42. Not 45. Not 38. I’ve determined that my favorite age will be 42 years old exactly. Don’t think I haven’t thought this through. At the ripe old age of 19, I started trying to think about what real adulthood would be like and what it was I had to look forward to. 42 seemed like, (and ten years later continues to seem like) the very best age to be. At 42, you’ve had enough practice in life to get pretty good at it. At 42, most of society has stopped expecting you to be model thin or stay current with the trends. (And when you are current, it gets to be a pleasant surprise!) At 42, your kids and parents are usually both fairly independent. At 42, you’ve usually had a chance to accumulate some savings, and most people are making a bit more money by that time. Yet, a 42 year old woman is still young enough that she can, at that point, continue or begin to do or be almost anything she wants to do or be! To me, age 42 is ripe with promise!
Last week, however, my husband’s step-mom came up for a visit and shared a magazine article she had read. It chronicled the differences in the newest generation of grandmas. They’ve put away their baking and needlework for skydiving and rock and roll. Of major importance, the article said, was claiming your title, be it “grandma” or “ma’ma” or anything else, before the other grandparents got a chance. One name suggestion made us both roll our eyes: “Glamma”. I won’t lie. I’ve met many grandmothers that this phrase would accurately describe. Those women with a penchant for the fabulous shouldn’t be offended to be referred to as a “glamma”, but I can’t help but think that only an obnoxious diva would actually ask their grandchildren to use such a ridiculous title. Can you imagine being the 19 year old boy that has to run and pick up “glamma” from her eye doctor appointment?!
I pondered this, at 6 months pregnant with my newest set of stretch marks creeping up. “They’re not stretch marks,” a friend reassured me, “They’re BABY marks!” This seemed ironic to me, as that’s the very same phrase I use to describe the dining table dings my toddler has produced as master of cutlery related percussion. The dents in my dining set, however, have never really bothered me. During our engagement, I remember my future mother-in-law showing me the etchings on her own dining table. My husband’s misspelled papers and frustrating math equations were still prominently displayed from his heavy handed grade school pencil work. What a treasure!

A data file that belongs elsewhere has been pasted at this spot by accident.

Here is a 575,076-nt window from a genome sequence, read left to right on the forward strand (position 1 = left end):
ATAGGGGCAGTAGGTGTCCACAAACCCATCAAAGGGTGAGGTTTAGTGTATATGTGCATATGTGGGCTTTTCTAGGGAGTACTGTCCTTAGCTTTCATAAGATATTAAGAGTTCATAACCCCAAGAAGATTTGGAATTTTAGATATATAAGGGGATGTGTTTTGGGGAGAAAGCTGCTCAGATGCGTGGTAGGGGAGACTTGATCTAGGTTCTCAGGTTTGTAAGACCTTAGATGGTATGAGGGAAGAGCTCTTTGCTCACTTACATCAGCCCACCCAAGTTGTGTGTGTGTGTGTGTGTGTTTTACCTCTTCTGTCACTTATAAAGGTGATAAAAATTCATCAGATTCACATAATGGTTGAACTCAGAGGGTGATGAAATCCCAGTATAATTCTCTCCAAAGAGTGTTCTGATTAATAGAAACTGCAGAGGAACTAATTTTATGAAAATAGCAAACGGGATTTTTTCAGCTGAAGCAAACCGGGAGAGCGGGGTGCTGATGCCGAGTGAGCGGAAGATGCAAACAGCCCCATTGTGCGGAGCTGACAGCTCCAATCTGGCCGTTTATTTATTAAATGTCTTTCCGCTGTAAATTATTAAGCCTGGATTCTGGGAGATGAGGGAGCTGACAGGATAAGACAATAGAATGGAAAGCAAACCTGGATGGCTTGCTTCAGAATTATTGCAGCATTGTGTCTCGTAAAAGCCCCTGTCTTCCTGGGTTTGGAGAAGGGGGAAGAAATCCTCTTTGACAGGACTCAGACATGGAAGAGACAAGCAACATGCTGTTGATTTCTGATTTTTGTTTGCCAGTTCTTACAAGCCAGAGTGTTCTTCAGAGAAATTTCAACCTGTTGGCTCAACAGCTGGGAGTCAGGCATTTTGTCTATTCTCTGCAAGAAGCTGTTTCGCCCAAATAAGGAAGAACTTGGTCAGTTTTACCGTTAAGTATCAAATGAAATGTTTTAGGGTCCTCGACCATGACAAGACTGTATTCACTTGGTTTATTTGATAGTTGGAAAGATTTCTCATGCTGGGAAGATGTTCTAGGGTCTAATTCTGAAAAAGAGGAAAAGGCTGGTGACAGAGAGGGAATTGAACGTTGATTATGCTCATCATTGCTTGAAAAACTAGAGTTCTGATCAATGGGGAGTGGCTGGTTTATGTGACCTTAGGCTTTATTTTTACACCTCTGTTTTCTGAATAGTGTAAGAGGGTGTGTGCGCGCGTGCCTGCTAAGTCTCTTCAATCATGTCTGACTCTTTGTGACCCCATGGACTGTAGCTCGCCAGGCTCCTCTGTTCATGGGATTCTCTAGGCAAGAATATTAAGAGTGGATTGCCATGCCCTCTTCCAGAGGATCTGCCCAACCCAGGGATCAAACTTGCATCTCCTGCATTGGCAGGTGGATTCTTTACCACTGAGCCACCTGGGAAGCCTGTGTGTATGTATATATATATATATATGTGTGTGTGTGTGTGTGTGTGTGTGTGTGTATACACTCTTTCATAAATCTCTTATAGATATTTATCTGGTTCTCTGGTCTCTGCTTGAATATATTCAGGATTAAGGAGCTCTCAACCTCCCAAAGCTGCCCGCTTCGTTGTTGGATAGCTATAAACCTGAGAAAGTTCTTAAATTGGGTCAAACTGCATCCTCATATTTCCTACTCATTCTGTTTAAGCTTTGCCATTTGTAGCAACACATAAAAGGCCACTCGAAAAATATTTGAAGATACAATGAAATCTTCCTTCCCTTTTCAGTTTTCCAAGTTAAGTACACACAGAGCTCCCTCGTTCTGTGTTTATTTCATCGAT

In many ways, my decorating style has come to reflect my views about age and maturity. At one time, I lived in a trendy apartment with brushed metal fixtures, every room stocked with coordinated accents from the newest Target display. Unfortunately, those hippest, trendiest days of my life were often also the loneliest. Perhaps that’s how I came to reject the cheap modern sterility found in my coordinated department store belongings, and have come to favor the rustic, mismatched, farmhouse decor that seemed so boring in my own childhood. When we moved away from our trendy apartment, I’ve tried to slowly replace my housewares with some that at least LOOK like they have some sort of history to them. Weathered edges, beat up trunks, family hand me downs… I’m probably becoming a bit too rustic for my own good, but I want my belongings to show they’ve been lovingly used.
I’m sure it’s a case of the pot calling the kettle black for me to make fun of “glamma”s. After all, I’m the girl who insists on still going by her college nickname. (My real name is Amanda.) But now that I can’t seem to make it through a Sunday morning without some combination of snot, drool, or spit up on my shoulder, I feel the relief of not having to be so hip anymore. Bectoria was just telling us a story from her days as a case worker, testifying in a very intense hearing. Mid sentence she looked down to find her beautiful black blouse polka dotted with toothpaste spatters from one of her foster children. “How can you take yourself so seriously when you’re thinking of that?” she says.
I suppose that’s part of aging gracefully. It’s fairly offensive when I talk about age (as the youngest of the Smarty Pants by a slim margin), but anyone can pick out my grey hairs and fine lines if they really want. I hope, however, that my fine lines remind me of sunny days too full of friendship for regular SPF application. I hope my grey hairs become evidence of those I’ve loved and worried over. I hope I can always look at my stretch marks as “baby marks”. And, I truly hope I age like my mother-in-law’s dining table.
Author’s Note: Learning to love well used hand-me-downs is a great way to stretch your budget, lead a simpler life, and create a home that tells a story. I’m always looking for new ways to use old stuff! How do YOU work those “well loved” pieces into your home, your style, and your life?